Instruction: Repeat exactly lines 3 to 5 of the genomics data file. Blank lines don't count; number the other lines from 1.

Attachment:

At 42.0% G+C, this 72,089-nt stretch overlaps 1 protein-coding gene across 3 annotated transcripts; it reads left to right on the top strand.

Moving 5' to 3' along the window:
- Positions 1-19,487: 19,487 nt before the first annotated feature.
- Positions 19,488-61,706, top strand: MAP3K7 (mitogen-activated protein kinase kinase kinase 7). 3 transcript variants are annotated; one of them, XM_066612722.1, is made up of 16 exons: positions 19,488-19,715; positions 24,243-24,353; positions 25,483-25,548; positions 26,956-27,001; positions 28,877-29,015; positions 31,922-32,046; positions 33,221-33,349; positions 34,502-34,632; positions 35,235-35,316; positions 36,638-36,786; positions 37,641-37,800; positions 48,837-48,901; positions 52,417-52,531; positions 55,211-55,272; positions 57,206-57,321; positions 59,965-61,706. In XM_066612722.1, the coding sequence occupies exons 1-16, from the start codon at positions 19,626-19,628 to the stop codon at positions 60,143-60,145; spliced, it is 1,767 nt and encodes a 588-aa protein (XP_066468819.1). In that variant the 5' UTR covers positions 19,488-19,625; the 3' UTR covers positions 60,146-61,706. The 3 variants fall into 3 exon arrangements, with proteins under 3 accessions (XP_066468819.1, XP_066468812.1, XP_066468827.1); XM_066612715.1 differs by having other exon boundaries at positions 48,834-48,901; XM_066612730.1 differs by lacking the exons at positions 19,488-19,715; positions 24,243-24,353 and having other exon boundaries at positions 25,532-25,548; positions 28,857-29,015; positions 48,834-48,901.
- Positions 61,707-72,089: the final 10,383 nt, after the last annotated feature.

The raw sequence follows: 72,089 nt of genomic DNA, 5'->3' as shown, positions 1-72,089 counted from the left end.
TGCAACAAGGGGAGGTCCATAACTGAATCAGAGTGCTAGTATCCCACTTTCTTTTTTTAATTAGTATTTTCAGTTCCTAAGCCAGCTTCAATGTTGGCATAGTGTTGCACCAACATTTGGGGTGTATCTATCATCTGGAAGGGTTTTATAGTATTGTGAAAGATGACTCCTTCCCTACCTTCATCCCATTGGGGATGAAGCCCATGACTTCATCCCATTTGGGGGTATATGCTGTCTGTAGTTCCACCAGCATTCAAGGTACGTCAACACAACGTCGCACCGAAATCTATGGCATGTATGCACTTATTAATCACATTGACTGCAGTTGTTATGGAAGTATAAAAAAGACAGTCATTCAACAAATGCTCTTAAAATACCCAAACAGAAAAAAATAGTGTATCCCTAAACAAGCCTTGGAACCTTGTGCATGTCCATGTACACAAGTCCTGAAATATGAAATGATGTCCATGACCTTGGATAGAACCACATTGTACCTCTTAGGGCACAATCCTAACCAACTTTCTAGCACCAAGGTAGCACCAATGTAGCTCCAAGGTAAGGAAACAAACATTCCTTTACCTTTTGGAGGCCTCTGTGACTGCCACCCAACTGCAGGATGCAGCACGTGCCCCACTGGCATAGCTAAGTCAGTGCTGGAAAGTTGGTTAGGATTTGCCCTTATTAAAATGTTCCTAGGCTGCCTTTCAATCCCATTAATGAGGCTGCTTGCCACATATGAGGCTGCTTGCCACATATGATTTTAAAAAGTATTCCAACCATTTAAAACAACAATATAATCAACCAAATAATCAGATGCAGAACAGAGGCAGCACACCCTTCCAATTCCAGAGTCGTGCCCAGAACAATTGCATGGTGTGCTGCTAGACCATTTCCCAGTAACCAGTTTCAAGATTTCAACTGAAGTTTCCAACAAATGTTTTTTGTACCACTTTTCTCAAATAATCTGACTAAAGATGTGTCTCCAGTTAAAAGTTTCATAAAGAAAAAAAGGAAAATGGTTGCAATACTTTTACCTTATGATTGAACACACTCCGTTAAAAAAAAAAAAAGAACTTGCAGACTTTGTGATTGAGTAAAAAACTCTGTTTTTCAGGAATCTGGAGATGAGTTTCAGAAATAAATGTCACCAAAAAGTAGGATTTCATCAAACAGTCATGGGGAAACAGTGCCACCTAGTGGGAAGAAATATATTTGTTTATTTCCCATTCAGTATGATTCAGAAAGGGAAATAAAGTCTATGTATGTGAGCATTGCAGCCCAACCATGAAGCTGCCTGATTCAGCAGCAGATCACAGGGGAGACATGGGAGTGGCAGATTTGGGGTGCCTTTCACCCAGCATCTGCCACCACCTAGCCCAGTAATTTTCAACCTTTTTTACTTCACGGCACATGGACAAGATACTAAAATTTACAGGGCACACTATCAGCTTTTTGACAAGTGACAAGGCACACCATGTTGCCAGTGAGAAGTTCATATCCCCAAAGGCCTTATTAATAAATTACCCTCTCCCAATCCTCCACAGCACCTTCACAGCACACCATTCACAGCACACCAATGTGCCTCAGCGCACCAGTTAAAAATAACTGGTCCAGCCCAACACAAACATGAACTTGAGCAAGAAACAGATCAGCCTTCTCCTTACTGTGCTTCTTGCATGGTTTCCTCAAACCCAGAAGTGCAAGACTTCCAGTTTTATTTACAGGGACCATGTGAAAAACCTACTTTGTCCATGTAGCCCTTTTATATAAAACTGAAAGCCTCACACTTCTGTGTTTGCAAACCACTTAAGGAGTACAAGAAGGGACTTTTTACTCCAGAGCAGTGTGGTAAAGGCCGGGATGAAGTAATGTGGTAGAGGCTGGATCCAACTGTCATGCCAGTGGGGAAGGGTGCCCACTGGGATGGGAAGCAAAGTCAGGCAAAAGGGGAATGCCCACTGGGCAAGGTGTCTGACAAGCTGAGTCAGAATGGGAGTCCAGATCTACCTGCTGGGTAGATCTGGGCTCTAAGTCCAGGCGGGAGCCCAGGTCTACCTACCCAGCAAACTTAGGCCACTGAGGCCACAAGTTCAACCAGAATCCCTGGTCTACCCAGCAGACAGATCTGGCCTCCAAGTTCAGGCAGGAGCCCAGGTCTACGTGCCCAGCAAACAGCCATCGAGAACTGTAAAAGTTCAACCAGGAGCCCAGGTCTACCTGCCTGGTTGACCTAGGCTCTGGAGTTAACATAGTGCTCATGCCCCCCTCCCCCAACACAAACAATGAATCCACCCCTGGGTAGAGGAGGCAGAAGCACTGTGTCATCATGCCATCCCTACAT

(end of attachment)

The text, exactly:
- Positions 1-19,487: 19,487 nt before the first annotated feature.
- Positions 19,488-61,706, top strand: MAP3K7 (mitogen-activated protein kinase kinase kinase 7). 3 transcript variants are annotated; one of them, XM_066612722.1, is made up of 16 exons: positions 19,488-19,715; positions 24,243-24,353; positions 25,483-25,548; positions 26,956-27,001; positions 28,877-29,015; positions 31,922-32,046; positions 33,221-33,349; positions 34,502-34,632; positions 35,235-35,316; positions 36,638-36,786; positions 37,641-37,800; positions 48,837-48,901; positions 52,417-52,531; positions 55,211-55,272; positions 57,206-57,321; positions 59,965-61,706. In XM_066612722.1, the coding sequence occupies exons 1-16, from the start codon at positions 19,626-19,628 to the stop codon at positions 60,143-60,145; spliced, it is 1,767 nt and encodes a 588-aa protein (XP_066468819.1). In that variant the 5' UTR covers positions 19,488-19,625; the 3' UTR covers positions 60,146-61,706. The 3 variants fall into 3 exon arrangements, with proteins under 3 accessions (XP_066468819.1, XP_066468812.1, XP_066468827.1); XM_066612715.1 differs by having other exon boundaries at positions 48,834-48,901; XM_066612730.1 differs by lacking the exons at positions 19,488-19,715; positions 24,243-24,353 and having other exon boundaries at positions 25,532-25,548; positions 28,857-29,015; positions 48,834-48,901.
- Positions 61,707-72,089: the final 10,383 nt, after the last annotated feature.